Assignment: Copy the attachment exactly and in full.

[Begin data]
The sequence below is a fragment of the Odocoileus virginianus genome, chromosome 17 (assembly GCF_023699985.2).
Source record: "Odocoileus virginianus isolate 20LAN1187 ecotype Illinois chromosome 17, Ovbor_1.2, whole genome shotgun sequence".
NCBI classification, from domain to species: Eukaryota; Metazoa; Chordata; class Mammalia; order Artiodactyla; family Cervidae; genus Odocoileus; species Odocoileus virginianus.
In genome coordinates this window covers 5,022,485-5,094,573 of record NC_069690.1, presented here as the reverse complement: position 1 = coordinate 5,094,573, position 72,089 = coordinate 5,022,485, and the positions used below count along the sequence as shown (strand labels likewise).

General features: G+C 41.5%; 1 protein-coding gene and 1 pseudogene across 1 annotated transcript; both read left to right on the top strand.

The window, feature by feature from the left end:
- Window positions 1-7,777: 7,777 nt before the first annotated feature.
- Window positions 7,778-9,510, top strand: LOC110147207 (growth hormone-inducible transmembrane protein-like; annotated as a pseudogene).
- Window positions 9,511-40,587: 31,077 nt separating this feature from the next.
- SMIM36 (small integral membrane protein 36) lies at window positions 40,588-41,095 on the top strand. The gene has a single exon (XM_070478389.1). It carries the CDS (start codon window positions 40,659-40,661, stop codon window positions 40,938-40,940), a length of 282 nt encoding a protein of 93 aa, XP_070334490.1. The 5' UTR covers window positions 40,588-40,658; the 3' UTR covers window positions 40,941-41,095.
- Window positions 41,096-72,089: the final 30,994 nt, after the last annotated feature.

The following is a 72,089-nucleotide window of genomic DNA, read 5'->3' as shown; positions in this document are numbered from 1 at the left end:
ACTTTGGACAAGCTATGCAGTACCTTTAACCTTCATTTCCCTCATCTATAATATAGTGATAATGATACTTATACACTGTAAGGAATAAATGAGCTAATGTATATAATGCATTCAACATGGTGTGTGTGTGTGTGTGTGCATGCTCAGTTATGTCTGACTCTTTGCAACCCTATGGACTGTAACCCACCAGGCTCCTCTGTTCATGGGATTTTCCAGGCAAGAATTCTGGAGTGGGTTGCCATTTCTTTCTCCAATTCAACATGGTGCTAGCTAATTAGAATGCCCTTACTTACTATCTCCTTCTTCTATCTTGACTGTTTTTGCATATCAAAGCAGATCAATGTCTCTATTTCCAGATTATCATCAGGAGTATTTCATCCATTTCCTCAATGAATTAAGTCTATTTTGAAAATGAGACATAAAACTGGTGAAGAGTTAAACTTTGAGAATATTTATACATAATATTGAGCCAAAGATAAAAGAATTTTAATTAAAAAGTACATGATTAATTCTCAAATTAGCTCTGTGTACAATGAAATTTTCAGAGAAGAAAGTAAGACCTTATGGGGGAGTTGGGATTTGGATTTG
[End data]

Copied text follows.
The sequence below is a fragment of the Odocoileus virginianus genome, chromosome 17 (assembly GCF_023699985.2).
Source record: "Odocoileus virginianus isolate 20LAN1187 ecotype Illinois chromosome 17, Ovbor_1.2, whole genome shotgun sequence".
NCBI classification, from domain to species: Eukaryota; Metazoa; Chordata; class Mammalia; order Artiodactyla; family Cervidae; genus Odocoileus; species Odocoileus virginianus.
In genome coordinates this window covers 5,022,485-5,094,573 of record NC_069690.1, presented here as the reverse complement: position 1 = coordinate 5,094,573, position 72,089 = coordinate 5,022,485, and the positions used below count along the sequence as shown (strand labels likewise).

General features: G+C 41.5%; 1 protein-coding gene and 1 pseudogene across 1 annotated transcript; both read left to right on the top strand.

The window, feature by feature from the left end:
- Window positions 1-7,777: 7,777 nt before the first annotated feature.
- Window positions 7,778-9,510, top strand: LOC110147207 (growth hormone-inducible transmembrane protein-like; annotated as a pseudogene).
- Window positions 9,511-40,587: 31,077 nt separating this feature from the next.
- SMIM36 (small integral membrane protein 36) lies at window positions 40,588-41,095 on the top strand. The gene has a single exon (XM_070478389.1). It carries the CDS (start codon window positions 40,659-40,661, stop codon window positions 40,938-40,940), a length of 282 nt encoding a protein of 93 aa, XP_070334490.1. The 5' UTR covers window positions 40,588-40,658; the 3' UTR covers window positions 40,941-41,095.
- Window positions 41,096-72,089: the final 30,994 nt, after the last annotated feature.

The following is a 72,089-nucleotide window of genomic DNA, read 5'->3' as shown; positions in this document are numbered from 1 at the left end:
ACTTTGGACAAGCTATGCAGTACCTTTAACCTTCATTTCCCTCATCTATAATATAGTGATAATGATACTTATACACTGTAAGGAATAAATGAGCTAATGTATATAATGCATTCAACATGGTGTGTGTGTGTGTGTGTGCATGCTCAGTTATGTCTGACTCTTTGCAACCCTATGGACTGTAACCCACCAGGCTCCTCTGTTCATGGGATTTTCCAGGCAAGAATTCTGGAGTGGGTTGCCATTTCTTTCTCCAATTCAACATGGTGCTAGCTAATTAGAATGCCCTTACTTACTATCTCCTTCTTCTATCTTGACTGTTTTTGCATATCAAAGCAGATCAATGTCTCTATTTCCAGATTATCATCAGGAGTATTTCATCCATTTCCTCAATGAATTAAGTCTATTTTGAAAATGAGACATAAAACTGGTGAAGAGTTAAACTTTGAGAATATTTATACATAATATTGAGCCAAAGATAAAAGAATTTTAATTAAAAAGTACATGATTAATTCTCAAATTAGCTCTGTGTACAATGAAATTTTCAGAGAAGAAAGTAAGACCTTATGGGGGAGTTGGGATTTGGATTTG